Bolt’s earliest dramas were traditional well-crafted plays, largely naturalistic in approach, with a fourth-wall style of dramaturgy. Even as early as Flowering Cherry, however, Bolt was striving to break out of the purely naturalistic mode while maintaining a clear, unified structure. A Man for All Seasons realizes these ambitions. This play established Bolt as one of the most popular playwrights in the London theater, running more than nine months in London and enjoying an even longer New York run of more than a year and a half, starting in November, 1961. Despite some demurrers such as the influential critic Kenneth Tynan, the drama won widespread critical acclaim. Robert Corrigan was among those who considered A Man for All Seasons “one of the finest achievements of the modern theatre.” Jerry Tallman of The Village Voice could think of no play that had surpassed it in almost forty years for dramatic tension, structure, meaning, and language. The stage version received two American drama awards in 1962: the Tony Award of the American Theatre Wing for the best play of that year and the New York Drama Critics Circle Award for the best foreign play.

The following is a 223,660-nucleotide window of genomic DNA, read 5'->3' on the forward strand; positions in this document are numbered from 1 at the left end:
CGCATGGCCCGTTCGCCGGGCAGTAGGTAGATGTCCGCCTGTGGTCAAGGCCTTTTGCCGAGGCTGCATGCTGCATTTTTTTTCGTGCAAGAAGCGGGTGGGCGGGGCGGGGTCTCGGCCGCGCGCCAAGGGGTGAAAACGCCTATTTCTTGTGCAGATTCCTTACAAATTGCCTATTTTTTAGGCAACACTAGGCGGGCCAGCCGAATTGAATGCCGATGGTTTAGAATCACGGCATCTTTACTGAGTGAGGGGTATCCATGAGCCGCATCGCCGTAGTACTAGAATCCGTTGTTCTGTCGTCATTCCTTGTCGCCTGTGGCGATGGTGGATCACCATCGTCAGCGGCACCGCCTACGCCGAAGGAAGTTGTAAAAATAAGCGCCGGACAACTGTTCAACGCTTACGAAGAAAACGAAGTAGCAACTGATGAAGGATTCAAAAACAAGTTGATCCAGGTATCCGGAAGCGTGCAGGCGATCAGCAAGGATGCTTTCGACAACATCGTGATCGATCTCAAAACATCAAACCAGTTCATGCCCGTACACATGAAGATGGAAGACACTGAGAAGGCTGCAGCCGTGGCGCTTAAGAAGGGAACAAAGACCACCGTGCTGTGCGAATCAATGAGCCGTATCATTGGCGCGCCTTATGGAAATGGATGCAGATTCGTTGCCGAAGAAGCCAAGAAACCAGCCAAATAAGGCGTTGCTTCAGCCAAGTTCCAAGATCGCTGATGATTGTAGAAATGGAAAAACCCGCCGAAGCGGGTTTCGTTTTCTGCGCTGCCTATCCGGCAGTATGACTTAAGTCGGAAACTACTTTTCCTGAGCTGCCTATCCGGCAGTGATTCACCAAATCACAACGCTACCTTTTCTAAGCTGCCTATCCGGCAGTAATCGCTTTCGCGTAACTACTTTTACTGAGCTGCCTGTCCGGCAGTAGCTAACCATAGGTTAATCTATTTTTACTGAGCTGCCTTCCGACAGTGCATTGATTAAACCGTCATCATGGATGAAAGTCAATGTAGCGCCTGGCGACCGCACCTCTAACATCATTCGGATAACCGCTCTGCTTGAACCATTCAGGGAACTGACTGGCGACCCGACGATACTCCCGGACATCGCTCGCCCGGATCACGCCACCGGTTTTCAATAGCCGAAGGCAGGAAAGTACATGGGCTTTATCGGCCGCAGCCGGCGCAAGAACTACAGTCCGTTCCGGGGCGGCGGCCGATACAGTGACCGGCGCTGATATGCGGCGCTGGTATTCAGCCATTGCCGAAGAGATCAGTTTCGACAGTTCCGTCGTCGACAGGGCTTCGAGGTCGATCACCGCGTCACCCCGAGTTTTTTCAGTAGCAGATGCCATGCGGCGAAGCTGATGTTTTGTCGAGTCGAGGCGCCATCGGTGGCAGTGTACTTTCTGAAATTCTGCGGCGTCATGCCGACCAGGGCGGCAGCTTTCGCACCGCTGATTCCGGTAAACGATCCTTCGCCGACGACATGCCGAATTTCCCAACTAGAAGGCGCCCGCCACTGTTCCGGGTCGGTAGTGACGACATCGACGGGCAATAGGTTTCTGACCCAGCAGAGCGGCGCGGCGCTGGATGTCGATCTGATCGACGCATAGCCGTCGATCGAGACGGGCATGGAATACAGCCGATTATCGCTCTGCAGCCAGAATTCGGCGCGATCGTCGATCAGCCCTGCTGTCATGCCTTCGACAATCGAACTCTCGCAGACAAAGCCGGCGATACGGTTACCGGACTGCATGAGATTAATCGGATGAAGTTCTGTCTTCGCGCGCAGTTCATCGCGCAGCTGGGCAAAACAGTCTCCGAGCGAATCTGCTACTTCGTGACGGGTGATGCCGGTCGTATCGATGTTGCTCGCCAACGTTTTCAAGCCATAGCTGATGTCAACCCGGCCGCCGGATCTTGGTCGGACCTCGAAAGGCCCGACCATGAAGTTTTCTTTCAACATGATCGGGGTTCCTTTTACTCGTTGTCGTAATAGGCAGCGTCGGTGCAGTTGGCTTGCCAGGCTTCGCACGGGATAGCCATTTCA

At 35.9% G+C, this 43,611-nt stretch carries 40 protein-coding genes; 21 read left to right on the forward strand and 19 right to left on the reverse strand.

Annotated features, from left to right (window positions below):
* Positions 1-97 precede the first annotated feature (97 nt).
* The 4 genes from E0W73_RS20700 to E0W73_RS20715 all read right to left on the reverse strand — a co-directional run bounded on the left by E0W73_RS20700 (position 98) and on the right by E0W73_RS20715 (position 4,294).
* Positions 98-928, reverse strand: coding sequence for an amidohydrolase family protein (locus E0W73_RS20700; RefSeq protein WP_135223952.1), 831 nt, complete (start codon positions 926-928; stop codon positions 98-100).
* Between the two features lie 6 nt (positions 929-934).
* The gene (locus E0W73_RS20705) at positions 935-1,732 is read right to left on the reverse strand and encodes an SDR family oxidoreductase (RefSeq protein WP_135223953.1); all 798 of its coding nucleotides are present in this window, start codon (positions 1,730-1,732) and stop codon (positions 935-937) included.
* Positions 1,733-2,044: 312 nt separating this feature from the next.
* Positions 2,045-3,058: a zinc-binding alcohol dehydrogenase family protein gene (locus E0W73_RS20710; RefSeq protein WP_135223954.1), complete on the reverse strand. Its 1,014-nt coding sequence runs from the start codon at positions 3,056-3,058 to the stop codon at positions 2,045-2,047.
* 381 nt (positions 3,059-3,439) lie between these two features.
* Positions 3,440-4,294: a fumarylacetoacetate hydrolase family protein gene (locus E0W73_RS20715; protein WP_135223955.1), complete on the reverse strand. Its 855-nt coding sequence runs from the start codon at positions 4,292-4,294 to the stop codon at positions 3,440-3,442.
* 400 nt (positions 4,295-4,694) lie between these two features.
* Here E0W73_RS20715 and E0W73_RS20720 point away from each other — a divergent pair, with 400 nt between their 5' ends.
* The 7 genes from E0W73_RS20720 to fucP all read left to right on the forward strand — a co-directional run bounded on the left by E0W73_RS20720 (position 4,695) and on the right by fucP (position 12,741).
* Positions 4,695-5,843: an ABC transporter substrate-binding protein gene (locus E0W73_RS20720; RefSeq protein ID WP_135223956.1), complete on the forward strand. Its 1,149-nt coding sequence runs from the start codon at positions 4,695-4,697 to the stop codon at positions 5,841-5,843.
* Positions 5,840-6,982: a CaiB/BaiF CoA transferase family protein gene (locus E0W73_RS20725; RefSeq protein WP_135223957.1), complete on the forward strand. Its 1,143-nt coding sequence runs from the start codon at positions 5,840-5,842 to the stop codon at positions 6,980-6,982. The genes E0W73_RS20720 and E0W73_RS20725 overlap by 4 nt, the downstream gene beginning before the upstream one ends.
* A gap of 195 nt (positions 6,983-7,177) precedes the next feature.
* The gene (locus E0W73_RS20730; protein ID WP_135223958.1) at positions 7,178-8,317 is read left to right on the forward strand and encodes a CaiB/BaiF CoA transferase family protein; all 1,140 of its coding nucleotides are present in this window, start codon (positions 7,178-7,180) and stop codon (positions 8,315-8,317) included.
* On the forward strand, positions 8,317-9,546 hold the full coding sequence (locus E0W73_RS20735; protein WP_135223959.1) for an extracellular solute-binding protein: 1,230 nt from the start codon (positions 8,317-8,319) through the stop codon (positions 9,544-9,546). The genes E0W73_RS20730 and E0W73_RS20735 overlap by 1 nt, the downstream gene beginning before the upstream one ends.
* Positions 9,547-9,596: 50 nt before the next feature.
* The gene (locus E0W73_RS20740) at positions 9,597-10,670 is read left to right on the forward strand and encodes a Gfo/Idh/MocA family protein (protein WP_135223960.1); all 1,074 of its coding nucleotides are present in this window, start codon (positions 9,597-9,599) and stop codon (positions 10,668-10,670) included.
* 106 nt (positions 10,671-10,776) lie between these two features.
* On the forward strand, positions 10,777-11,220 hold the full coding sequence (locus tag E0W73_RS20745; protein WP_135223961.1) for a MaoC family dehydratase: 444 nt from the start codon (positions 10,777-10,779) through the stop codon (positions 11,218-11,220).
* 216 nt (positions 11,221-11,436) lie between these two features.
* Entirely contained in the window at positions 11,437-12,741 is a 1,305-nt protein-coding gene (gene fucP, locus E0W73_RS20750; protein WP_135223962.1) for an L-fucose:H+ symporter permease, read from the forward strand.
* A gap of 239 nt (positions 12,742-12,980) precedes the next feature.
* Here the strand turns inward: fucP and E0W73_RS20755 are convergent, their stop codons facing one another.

Carpenter, Gerald. “Robert Bolt: Drama of the Threatened Self.” American Film: Magazine of the Film and Television Arts 14 (September, 1989): 60-62. Reviews seven films written by Bolt under several directors (he directed Lady Caroline Lamb himself). Carpenter finds The Mission, with Robert DeNiro and directed by Roland Joffe, the most successful film.
Griffiths, Trevor R. “Robert (Oxton) Bolt.” In British and Irish Dramatists Since World War II, Second Series, edited by John Bull. Vol. 233 in Dictionary of Literary Biography. Detroit: Gale Group, 2001. A brief overview of Bolt’s life and works.
Gritten, David. “Writing for His Life.” Los Angeles Times, June 9, 1991, p. CAL4. Written in conjunction with the presentation of the television film Without Warning, this essay notes the similarities between Bolt’s recovery from a stroke and James Brady’s recovery from the shooting.
Hayman, Ronald. Robert Bolt. London: Heinemann, 1969. The first book-length study of Bolt’s work, devoting six chapters to single plays and adding two interviews, the first biographical. Bolt stated that the volume was “certainly the most immediate and penetrating comment” on his work.
McInery, John M. “The Mission and Robert Bolt’s Drama of Revolution.” Literature/Film Quarterly 15, no. 2 (1987). Addresses Bolt’s film work.
Rusinko, Susan. British Drama, 1950 to the Present: A Critical History. Boston: Twayne, 1989. Rusinko places Bolt among the traditionalists, “a craftsman in the tradition of the well-constructed play middle-class audiences have come to expect.” Contains a discussion of the controversy between critic Kenneth Tynan and Bolt regarding the Thomas More character in A Man for All Seasons.
Turner, Adrian. Robert Bolt: Scenes from Two Lives. London: Hutchinson, 1998. A biography of Bolt that examines his life as a dramatist and screenwriter. Includes a bibliography and an index.